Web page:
This evening I am off to Polesworth Abbey with a group from our church Mother's Union branch and a few extras for a Quiet Evening.
The lady who has organised it has, to my great pleasure, asked some of the mums of our Father Freddie children's group attendees and they have accepted the invitation. All great so far...
On the school run this morning I was chatting to one of these mums, who asked the big question: "So, what does this evening involve then?"
To me, a Quiet Evening doesn't need to be defined. It's like a Quiet Day but in the evening and therefore a shortened form, I assume. I expect a talk (It is a led event), some time for prayer and meditation, and maybe some worship to close. If we are very well behaved we might even get a cup of lukewarm instant coffee.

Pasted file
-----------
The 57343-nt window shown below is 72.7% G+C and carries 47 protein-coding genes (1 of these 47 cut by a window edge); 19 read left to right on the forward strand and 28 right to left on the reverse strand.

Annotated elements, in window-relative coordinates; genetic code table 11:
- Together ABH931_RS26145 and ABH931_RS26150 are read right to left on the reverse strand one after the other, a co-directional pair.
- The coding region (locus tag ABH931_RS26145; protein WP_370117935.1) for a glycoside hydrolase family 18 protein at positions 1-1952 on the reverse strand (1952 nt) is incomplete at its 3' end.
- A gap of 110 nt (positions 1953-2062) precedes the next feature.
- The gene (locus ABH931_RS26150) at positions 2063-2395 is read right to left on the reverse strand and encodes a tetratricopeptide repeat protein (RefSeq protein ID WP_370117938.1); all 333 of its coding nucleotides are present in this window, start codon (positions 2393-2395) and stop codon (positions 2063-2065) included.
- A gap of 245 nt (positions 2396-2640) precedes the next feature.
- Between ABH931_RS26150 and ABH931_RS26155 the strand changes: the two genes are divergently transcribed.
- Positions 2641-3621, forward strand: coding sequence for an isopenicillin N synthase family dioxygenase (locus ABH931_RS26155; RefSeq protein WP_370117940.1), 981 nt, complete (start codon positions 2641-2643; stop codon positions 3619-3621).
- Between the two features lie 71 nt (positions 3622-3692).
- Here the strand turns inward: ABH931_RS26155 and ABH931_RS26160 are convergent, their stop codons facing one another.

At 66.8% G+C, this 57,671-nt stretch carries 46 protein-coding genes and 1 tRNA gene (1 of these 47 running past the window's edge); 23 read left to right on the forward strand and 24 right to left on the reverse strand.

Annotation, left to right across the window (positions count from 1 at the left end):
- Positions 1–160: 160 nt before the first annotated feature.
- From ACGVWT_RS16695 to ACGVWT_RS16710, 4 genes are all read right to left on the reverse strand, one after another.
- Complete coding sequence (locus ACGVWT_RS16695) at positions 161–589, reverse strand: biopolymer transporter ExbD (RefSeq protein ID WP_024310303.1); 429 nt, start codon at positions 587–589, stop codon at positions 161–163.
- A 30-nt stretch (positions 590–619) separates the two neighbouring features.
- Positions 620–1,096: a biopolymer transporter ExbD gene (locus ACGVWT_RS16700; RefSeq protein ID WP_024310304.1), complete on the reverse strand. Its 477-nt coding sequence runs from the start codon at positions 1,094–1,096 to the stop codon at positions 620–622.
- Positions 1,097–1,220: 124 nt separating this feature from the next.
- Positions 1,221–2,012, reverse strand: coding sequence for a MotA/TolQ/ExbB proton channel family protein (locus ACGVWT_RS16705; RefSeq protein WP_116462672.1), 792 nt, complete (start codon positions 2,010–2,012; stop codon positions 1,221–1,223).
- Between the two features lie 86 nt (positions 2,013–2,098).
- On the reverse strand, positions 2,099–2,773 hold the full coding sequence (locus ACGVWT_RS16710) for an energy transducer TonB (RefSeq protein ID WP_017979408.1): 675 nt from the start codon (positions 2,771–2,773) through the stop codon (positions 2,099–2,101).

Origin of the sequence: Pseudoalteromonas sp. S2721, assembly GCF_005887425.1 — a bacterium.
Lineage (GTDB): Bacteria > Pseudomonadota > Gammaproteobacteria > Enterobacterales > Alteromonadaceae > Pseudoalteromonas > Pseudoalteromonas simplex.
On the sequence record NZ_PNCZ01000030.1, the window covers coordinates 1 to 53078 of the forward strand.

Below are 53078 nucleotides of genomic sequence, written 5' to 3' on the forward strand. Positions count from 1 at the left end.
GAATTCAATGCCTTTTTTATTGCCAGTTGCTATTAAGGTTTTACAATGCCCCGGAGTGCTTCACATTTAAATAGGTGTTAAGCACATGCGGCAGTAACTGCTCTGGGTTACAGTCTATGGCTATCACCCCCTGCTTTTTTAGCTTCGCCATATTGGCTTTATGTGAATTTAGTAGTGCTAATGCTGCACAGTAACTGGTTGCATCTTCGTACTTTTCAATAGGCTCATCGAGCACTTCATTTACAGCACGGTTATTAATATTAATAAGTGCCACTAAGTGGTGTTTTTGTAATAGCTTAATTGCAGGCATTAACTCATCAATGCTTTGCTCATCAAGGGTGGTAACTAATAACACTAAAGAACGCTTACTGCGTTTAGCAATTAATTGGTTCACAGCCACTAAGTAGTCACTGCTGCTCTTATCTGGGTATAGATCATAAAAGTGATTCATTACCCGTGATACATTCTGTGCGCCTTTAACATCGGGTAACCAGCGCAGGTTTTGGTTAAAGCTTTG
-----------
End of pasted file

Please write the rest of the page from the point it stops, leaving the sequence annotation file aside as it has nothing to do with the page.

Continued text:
However to someone who has never been immersed in church life, the words Quiet Day and Quiet Evening conjure up all sorts of different images. As I have a very limited social calendar I have many quiet evenings at home myself!
It got me thinking both about the importance of a personal invitation to these sort of occasions, and also the language we use in church. If these people had not been directly invited, would they have shown any interest in the event described as a Quiet Evening on the notice sheet, despite the fact that once the have experienced one they know the name is perfectly appropriate.